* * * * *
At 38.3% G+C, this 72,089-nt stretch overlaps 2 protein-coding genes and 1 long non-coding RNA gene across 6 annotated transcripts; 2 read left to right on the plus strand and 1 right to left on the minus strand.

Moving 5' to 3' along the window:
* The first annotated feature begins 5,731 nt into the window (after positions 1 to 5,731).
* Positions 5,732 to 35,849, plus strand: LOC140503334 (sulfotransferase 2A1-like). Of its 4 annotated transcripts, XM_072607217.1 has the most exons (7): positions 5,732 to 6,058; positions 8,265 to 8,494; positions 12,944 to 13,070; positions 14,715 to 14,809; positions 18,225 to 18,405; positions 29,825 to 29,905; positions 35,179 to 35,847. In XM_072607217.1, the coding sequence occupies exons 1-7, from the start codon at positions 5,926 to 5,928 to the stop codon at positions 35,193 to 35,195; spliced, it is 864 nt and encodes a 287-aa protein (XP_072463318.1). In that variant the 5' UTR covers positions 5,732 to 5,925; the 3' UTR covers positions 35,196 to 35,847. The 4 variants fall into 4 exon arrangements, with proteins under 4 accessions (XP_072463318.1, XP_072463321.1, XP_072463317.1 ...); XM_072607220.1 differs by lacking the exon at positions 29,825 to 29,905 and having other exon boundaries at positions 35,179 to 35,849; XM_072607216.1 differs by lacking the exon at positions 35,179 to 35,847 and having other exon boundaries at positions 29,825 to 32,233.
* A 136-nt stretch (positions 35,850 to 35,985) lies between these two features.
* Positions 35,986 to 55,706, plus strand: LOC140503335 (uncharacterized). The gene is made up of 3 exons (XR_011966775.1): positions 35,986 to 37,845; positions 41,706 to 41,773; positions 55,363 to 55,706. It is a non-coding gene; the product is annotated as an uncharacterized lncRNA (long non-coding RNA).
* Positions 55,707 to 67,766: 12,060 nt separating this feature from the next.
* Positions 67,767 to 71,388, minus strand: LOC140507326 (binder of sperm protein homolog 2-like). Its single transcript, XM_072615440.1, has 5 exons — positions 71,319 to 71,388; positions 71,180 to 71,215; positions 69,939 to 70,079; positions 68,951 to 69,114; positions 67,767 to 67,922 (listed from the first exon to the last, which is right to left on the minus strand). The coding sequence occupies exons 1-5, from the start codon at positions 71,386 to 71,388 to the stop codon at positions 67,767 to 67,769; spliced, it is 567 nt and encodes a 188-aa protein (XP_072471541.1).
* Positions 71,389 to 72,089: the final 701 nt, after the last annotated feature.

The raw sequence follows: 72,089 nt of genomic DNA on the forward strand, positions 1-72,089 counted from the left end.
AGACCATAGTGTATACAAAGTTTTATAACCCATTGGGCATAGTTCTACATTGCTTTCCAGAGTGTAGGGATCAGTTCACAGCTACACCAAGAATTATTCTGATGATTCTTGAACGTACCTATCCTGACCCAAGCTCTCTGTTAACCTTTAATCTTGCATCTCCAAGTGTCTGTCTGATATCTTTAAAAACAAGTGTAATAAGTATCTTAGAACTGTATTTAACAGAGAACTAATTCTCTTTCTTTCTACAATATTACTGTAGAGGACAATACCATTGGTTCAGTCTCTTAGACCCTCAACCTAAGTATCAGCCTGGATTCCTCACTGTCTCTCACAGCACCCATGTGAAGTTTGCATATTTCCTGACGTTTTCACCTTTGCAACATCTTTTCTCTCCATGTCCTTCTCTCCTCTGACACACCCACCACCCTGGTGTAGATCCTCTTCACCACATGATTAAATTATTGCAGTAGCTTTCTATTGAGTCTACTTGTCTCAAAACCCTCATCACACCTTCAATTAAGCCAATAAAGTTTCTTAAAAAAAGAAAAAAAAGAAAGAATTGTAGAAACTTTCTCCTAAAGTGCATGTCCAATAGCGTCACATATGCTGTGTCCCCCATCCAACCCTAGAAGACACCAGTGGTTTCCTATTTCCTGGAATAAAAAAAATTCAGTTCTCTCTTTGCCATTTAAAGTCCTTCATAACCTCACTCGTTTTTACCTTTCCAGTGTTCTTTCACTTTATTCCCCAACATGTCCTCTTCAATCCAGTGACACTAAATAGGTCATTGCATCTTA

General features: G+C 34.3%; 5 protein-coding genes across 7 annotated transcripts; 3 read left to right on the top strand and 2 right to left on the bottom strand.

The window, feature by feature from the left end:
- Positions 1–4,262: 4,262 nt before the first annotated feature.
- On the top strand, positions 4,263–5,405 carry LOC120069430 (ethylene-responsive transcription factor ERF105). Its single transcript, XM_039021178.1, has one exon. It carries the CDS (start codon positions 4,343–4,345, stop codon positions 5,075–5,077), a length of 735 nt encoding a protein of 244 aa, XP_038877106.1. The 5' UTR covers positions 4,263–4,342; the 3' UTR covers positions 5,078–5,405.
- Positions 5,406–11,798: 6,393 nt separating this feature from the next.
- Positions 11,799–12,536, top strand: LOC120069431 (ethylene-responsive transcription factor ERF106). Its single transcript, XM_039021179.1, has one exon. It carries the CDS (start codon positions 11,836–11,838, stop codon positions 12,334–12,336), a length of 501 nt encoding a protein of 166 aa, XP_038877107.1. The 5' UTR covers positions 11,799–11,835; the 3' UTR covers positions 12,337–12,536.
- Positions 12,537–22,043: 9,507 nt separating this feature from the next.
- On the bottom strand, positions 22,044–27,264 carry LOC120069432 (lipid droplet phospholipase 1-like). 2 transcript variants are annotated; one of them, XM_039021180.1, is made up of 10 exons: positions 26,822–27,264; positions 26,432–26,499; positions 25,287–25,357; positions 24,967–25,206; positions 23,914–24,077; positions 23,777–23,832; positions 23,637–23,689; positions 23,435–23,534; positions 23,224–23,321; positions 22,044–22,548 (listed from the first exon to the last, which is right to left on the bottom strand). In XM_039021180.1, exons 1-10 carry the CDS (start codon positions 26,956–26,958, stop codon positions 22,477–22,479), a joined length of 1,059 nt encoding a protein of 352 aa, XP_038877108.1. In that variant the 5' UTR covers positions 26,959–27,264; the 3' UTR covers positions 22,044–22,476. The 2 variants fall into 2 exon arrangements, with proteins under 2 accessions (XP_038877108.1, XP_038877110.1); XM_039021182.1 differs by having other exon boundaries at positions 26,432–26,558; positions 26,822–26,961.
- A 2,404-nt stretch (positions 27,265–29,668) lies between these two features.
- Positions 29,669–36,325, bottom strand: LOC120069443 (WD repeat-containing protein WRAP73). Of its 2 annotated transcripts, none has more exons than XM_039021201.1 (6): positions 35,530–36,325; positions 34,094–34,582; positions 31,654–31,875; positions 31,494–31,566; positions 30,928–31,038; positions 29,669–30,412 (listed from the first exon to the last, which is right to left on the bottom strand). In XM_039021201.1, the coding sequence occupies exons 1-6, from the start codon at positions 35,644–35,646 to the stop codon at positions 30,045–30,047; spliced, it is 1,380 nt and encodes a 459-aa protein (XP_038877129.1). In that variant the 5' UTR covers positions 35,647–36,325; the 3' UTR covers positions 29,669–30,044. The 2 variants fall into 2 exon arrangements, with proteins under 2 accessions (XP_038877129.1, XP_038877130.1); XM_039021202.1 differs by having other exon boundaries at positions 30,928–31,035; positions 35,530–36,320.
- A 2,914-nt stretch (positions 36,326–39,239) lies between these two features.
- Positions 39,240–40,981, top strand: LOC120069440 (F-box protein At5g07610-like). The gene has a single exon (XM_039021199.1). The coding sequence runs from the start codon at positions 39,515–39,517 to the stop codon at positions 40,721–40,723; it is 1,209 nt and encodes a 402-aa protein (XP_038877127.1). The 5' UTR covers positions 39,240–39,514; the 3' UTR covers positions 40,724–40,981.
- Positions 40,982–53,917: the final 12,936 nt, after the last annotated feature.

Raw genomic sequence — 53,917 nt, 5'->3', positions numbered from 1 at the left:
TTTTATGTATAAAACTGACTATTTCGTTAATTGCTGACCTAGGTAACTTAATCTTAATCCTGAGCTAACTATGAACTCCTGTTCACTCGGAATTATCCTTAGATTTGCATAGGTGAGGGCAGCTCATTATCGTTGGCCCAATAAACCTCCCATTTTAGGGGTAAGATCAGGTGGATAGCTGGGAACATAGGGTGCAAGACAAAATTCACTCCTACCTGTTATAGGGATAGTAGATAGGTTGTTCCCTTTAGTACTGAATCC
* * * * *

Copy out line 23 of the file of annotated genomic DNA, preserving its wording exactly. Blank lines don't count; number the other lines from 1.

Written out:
- Positions 39,240–40,981, top strand: LOC120069440 (F-box protein At5g07610-like). The gene has a single exon (XM_039021199.1). The coding sequence runs from the start codon at positions 39,515–39,517 to the stop codon at positions 40,721–40,723; it is 1,209 nt and encodes a 402-aa protein (XP_038877127.1). The 5' UTR covers positions 39,240–39,514; the 3' UTR covers positions 40,724–40,981.